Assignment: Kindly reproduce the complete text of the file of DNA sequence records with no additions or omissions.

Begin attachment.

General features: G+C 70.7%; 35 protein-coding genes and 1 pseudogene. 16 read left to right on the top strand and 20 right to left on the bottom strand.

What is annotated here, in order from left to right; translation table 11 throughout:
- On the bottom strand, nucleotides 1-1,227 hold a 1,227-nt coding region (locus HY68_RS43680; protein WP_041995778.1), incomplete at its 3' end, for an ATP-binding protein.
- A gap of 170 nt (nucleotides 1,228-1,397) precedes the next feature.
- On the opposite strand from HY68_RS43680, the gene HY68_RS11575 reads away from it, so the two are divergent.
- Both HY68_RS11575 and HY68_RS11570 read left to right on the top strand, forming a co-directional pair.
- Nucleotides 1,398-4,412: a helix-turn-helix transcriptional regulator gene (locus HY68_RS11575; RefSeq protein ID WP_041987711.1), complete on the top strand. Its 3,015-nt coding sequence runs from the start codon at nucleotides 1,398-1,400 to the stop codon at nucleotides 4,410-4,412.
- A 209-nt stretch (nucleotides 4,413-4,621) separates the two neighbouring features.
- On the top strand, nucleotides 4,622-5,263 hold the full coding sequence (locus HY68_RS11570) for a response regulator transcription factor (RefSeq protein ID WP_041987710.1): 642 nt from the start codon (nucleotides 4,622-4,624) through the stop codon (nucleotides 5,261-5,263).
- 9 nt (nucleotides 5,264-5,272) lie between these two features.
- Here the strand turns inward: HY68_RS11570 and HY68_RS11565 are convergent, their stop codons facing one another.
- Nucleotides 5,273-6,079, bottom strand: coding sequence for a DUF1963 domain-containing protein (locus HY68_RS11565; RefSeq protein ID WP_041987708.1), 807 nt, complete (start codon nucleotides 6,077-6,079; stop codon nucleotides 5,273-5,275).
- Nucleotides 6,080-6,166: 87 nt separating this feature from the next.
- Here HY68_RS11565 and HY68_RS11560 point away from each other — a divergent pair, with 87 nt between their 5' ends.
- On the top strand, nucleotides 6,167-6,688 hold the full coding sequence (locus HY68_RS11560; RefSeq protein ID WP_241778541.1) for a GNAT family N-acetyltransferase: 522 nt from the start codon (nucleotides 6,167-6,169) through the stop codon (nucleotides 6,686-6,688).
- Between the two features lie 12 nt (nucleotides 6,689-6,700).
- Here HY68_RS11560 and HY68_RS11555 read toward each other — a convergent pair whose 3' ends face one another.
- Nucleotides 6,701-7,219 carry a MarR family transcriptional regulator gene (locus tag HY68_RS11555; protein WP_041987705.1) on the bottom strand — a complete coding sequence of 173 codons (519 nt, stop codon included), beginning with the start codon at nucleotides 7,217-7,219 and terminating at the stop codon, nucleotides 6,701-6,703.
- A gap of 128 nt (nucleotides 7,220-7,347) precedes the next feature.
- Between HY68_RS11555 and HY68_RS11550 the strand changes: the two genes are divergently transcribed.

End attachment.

General features: G+C 70.7%; 35 protein-coding genes and 1 pseudogene. 16 read left to right on the top strand and 20 right to left on the bottom strand.

What is annotated here, in order from left to right; translation table 11 throughout:
- On the bottom strand, nucleotides 1-1,227 hold a 1,227-nt coding region (locus HY68_RS43680; protein WP_041995778.1), incomplete at its 3' end, for an ATP-binding protein.
- A gap of 170 nt (nucleotides 1,228-1,397) precedes the next feature.
- On the opposite strand from HY68_RS43680, the gene HY68_RS11575 reads away from it, so the two are divergent.
- Both HY68_RS11575 and HY68_RS11570 read left to right on the top strand, forming a co-directional pair.
- Nucleotides 1,398-4,412: a helix-turn-helix transcriptional regulator gene (locus HY68_RS11575; RefSeq protein ID WP_041987711.1), complete on the top strand. Its 3,015-nt coding sequence runs from the start codon at nucleotides 1,398-1,400 to the stop codon at nucleotides 4,410-4,412.
- A 209-nt stretch (nucleotides 4,413-4,621) separates the two neighbouring features.
- On the top strand, nucleotides 4,622-5,263 hold the full coding sequence (locus HY68_RS11570) for a response regulator transcription factor (RefSeq protein ID WP_041987710.1): 642 nt from the start codon (nucleotides 4,622-4,624) through the stop codon (nucleotides 5,261-5,263).
- 9 nt (nucleotides 5,264-5,272) lie between these two features.
- Here the strand turns inward: HY68_RS11570 and HY68_RS11565 are convergent, their stop codons facing one another.
- Nucleotides 5,273-6,079, bottom strand: coding sequence for a DUF1963 domain-containing protein (locus HY68_RS11565; RefSeq protein ID WP_041987708.1), 807 nt, complete (start codon nucleotides 6,077-6,079; stop codon nucleotides 5,273-5,275).
- Nucleotides 6,080-6,166: 87 nt separating this feature from the next.
- Here HY68_RS11565 and HY68_RS11560 point away from each other — a divergent pair, with 87 nt between their 5' ends.
- On the top strand, nucleotides 6,167-6,688 hold the full coding sequence (locus HY68_RS11560; RefSeq protein ID WP_241778541.1) for a GNAT family N-acetyltransferase: 522 nt from the start codon (nucleotides 6,167-6,169) through the stop codon (nucleotides 6,686-6,688).
- Between the two features lie 12 nt (nucleotides 6,689-6,700).
- Here HY68_RS11560 and HY68_RS11555 read toward each other — a convergent pair whose 3' ends face one another.
- Nucleotides 6,701-7,219 carry a MarR family transcriptional regulator gene (locus tag HY68_RS11555; protein WP_041987705.1) on the bottom strand — a complete coding sequence of 173 codons (519 nt, stop codon included), beginning with the start codon at nucleotides 7,217-7,219 and terminating at the stop codon, nucleotides 6,701-6,703.
- A gap of 128 nt (nucleotides 7,220-7,347) precedes the next feature.
- Between HY68_RS11555 and HY68_RS11550 the strand changes: the two genes are divergently transcribed.